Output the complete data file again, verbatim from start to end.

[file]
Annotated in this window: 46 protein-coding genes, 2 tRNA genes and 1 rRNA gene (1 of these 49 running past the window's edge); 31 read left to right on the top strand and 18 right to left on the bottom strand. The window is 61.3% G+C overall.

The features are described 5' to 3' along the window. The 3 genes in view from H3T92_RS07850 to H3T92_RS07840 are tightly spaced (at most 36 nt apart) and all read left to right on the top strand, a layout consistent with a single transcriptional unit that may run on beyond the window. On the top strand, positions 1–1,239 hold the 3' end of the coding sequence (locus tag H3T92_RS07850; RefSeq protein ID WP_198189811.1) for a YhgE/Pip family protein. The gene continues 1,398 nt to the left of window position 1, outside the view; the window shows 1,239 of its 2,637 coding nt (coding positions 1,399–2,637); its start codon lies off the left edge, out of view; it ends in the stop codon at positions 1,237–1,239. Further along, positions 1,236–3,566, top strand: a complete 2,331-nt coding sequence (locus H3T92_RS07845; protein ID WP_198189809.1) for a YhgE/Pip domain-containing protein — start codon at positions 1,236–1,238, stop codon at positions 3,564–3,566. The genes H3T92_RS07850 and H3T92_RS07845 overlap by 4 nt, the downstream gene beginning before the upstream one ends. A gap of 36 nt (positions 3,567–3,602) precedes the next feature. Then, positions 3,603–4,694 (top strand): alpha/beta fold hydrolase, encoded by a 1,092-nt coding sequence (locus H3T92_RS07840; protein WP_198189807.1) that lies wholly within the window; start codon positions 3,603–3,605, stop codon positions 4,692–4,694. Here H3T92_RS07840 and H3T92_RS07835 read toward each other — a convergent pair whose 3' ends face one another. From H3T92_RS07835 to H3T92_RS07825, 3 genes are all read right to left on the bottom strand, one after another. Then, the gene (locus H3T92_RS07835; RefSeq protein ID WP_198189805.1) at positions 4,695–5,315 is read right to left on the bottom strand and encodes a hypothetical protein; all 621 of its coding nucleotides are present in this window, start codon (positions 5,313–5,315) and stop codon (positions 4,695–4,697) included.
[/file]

Annotated in this window: 46 protein-coding genes, 2 tRNA genes and 1 rRNA gene (1 of these 49 running past the window's edge); 31 read left to right on the top strand and 18 right to left on the bottom strand. The window is 61.3% G+C overall.

The features are described 5' to 3' along the window. The 3 genes in view from H3T92_RS07850 to H3T92_RS07840 are tightly spaced (at most 36 nt apart) and all read left to right on the top strand, a layout consistent with a single transcriptional unit that may run on beyond the window. On the top strand, positions 1–1,239 hold the 3' end of the coding sequence (locus tag H3T92_RS07850; RefSeq protein ID WP_198189811.1) for a YhgE/Pip family protein. The gene continues 1,398 nt to the left of window position 1, outside the view; the window shows 1,239 of its 2,637 coding nt (coding positions 1,399–2,637); its start codon lies off the left edge, out of view; it ends in the stop codon at positions 1,237–1,239. Further along, positions 1,236–3,566, top strand: a complete 2,331-nt coding sequence (locus H3T92_RS07845; protein ID WP_198189809.1) for a YhgE/Pip domain-containing protein — start codon at positions 1,236–1,238, stop codon at positions 3,564–3,566. The genes H3T92_RS07850 and H3T92_RS07845 overlap by 4 nt, the downstream gene beginning before the upstream one ends. A gap of 36 nt (positions 3,567–3,602) precedes the next feature. Then, positions 3,603–4,694 (top strand): alpha/beta fold hydrolase, encoded by a 1,092-nt coding sequence (locus H3T92_RS07840; protein WP_198189807.1) that lies wholly within the window; start codon positions 3,603–3,605, stop codon positions 4,692–4,694. Here H3T92_RS07840 and H3T92_RS07835 read toward each other — a convergent pair whose 3' ends face one another. From H3T92_RS07835 to H3T92_RS07825, 3 genes are all read right to left on the bottom strand, one after another. Then, the gene (locus H3T92_RS07835; RefSeq protein ID WP_198189805.1) at positions 4,695–5,315 is read right to left on the bottom strand and encodes a hypothetical protein; all 621 of its coding nucleotides are present in this window, start codon (positions 5,313–5,315) and stop codon (positions 4,695–4,697) included.